Yogyakarta was super busy because of a major festival. While this made the streets even more crowded and chaotic, it was worth it. There were some really cool parades and events and thus, lots of stuff to see.

Yogyakarta festival/parade

Amed, Bali

11. Awesome Views

Amed is a not just one town, but an area with a number of fishing villages and a black sand beach known for its excellent snorkeling. It’s not super developed like South Bali and so, it’s more chilled out. When the sun sets, the sky turns all different colors and super dramatic. There’s something about it that’s super magical.

Amed sunset

Mt. Agung, as seen from Amed, Bali

Mt. Agung, as seen from Amed, Bali

12. A New Perspective on Bali

Because this area is not overrun with tourists, there aren’t too many touts (as I found in some places in South Bali). And that’s one reason why I’m happy to have visited Amed. I had certain ideas about Bali until I visited this area and made some friends there. I had some very positive experiences that I’m grateful for. Because of them, my perspective on Bali changed a bit.

Emma and Dillon

New friend Emma (British), an ex-pat, and her sweet little boy (half Balinese), Dillon, who's 7 months old

Balinese students

Students I met/taught after running into their teacher during my morning walk

Uluwatu, Bali

13. The Monkey Chant/Its Setting

One of several reasons I wanted to visit Indonesia was to see the ‘monkey chant–aka, ‘Kecak Dance’–live and in person. There are many places you can do this, many of which are in Ubud, but I decided to see it at Uluwatu. I knew it was a gorgeous setting and had been recommended by many.

Anyway, despite the fact that we were stuffed in to the performance area like sardines (they put in extra rows of chairs on the dance floor), I enjoyed the show. It’s mesmerizing to watch the men chanting like monkeys.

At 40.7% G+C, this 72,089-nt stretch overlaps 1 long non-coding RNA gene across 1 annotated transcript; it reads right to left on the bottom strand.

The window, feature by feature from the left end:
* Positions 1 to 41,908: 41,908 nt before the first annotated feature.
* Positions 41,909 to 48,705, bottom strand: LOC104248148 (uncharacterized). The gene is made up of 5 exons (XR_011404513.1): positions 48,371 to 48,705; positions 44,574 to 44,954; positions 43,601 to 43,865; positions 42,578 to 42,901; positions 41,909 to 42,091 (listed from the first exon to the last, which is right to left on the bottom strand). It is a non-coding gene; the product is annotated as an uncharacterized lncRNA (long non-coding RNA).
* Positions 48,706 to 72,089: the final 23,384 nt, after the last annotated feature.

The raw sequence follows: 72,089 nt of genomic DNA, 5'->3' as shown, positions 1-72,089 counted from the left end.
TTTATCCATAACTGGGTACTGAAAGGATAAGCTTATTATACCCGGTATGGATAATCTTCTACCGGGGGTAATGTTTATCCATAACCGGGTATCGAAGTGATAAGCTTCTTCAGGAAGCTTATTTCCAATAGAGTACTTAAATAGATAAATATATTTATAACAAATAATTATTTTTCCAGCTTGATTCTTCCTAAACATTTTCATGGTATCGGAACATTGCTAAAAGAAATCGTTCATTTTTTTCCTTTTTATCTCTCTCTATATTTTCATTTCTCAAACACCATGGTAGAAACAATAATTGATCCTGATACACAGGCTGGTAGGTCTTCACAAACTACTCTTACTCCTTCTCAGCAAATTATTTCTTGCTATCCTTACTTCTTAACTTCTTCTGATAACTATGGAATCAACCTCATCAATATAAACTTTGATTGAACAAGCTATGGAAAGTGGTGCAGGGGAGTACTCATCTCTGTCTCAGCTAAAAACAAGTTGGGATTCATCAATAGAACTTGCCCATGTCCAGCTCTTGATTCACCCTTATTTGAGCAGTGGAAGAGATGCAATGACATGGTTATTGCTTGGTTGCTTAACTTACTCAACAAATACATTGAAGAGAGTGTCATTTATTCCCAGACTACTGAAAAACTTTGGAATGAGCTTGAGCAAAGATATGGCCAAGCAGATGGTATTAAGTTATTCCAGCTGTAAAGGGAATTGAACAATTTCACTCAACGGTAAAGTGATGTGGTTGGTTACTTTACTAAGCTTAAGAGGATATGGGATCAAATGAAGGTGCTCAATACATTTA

View from Uluwatu Cliff, Bali

View from Uluwatu Cliff, Bali

Monkey Chant (Kecak Dance), Uluwatu, Bali

Monkey Chant (Kecak Dance), Uluwatu, Bali

 Gili Meno Island, Lombok

14. The Beach

I’m so glad that I left Bali and headed over to this small island that’s part of Lombok. It was simply fantastic! The smallest and quietest of the Gili Islands, it was—for me—the real paradise. A true gem in Indonesa. Not only was it quiet (due to an absence of motorbikes), it was beyond gorgeous. The water was turquoise and the sand, white. It was lovely!

Gili Meno Island, Lombok, Indonesia

Gili Meno Island, Lombok, Indonesia

15. The People/Local Culture

What made Gili Meno even more special for me was the fact that the people—Sasak Muslims who happened to be fasting for Ramadan—were really nice. I stayed in a bungalow, owned by a local family whom I got to know.

The parents spoke some English (the dad a little more than the mom) and with help from Google Translator, we were able to communicate. I got to know them and felt right at home. Somehow this gave me the feeling of my trip coming full circle—meaning that I began with Eti’s family and ended with this one. This made me happier than you can imagine.

Emo and Topo, bungalow owners, Gili Meno Island, Lombok

Emo and Topo, bungalow owners, Gili Meno Island, Lombok


Have you been to Indonesia? If so, where did you go and what were some of the highlights for you? If not, would you like to? If so, what would you like to see?

By the way, there were some things that I wanted to do that I couldn’t get around to–such as seeing the orangutans in N. Sumatra (was sick at that point), visiting Sulawesi, etc. Perhaps next time. And yes, I do think I’ll be returning–maybe in 3 years.